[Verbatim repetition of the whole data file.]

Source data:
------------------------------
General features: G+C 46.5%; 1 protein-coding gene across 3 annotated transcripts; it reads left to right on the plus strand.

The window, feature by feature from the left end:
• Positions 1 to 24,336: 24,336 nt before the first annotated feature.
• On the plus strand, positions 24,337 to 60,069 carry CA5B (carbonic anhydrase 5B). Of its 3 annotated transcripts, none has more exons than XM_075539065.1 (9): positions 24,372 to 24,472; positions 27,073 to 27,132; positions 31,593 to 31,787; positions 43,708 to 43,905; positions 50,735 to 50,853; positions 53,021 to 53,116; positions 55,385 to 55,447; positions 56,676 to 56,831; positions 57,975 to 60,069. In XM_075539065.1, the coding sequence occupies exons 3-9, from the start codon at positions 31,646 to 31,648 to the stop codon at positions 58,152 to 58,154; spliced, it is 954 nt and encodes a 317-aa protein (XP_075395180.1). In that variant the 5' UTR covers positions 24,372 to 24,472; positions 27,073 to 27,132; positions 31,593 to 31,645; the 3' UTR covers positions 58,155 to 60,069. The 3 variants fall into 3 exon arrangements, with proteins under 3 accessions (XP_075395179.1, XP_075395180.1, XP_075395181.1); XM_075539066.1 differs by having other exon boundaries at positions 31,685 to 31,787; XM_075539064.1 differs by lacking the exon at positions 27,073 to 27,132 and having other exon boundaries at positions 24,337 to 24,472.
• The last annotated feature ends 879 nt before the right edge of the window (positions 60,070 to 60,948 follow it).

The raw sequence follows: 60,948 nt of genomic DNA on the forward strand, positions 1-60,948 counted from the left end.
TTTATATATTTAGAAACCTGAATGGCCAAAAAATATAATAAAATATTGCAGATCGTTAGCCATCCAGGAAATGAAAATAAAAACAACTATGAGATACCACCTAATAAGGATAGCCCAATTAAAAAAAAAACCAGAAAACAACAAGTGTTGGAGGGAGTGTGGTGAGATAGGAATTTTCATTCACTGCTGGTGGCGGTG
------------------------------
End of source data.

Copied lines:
General features: G+C 46.5%; 1 protein-coding gene across 3 annotated transcripts; it reads left to right on the plus strand.

The window, feature by feature from the left end:
• Positions 1 to 24,336: 24,336 nt before the first annotated feature.
• On the plus strand, positions 24,337 to 60,069 carry CA5B (carbonic anhydrase 5B). Of its 3 annotated transcripts, none has more exons than XM_075539065.1 (9): positions 24,372 to 24,472; positions 27,073 to 27,132; positions 31,593 to 31,787; positions 43,708 to 43,905; positions 50,735 to 50,853; positions 53,021 to 53,116; positions 55,385 to 55,447; positions 56,676 to 56,831; positions 57,975 to 60,069. In XM_075539065.1, the coding sequence occupies exons 3-9, from the start codon at positions 31,646 to 31,648 to the stop codon at positions 58,152 to 58,154; spliced, it is 954 nt and encodes a 317-aa protein (XP_075395180.1). In that variant the 5' UTR covers positions 24,372 to 24,472; positions 27,073 to 27,132; positions 31,593 to 31,645; the 3' UTR covers positions 58,155 to 60,069. The 3 variants fall into 3 exon arrangements, with proteins under 3 accessions (XP_075395179.1, XP_075395180.1, XP_075395181.1); XM_075539066.1 differs by having other exon boundaries at positions 31,685 to 31,787; XM_075539064.1 differs by lacking the exon at positions 27,073 to 27,132 and having other exon boundaries at positions 24,337 to 24,472.
• The last annotated feature ends 879 nt before the right edge of the window (positions 60,070 to 60,948 follow it).

The raw sequence follows: 60,948 nt of genomic DNA on the forward strand, positions 1-60,948 counted from the left end.
TTTATATATTTAGAAACCTGAATGGCCAAAAAATATAATAAAATATTGCAGATCGTTAGCCATCCAGGAAATGAAAATAAAAACAACTATGAGATACCACCTAATAAGGATAGCCCAATTAAAAAAAAAACCAGAAAACAACAAGTGTTGGAGGGAGTGTGGTGAGATAGGAATTTTCATTCACTGCTGGTGGCGGTG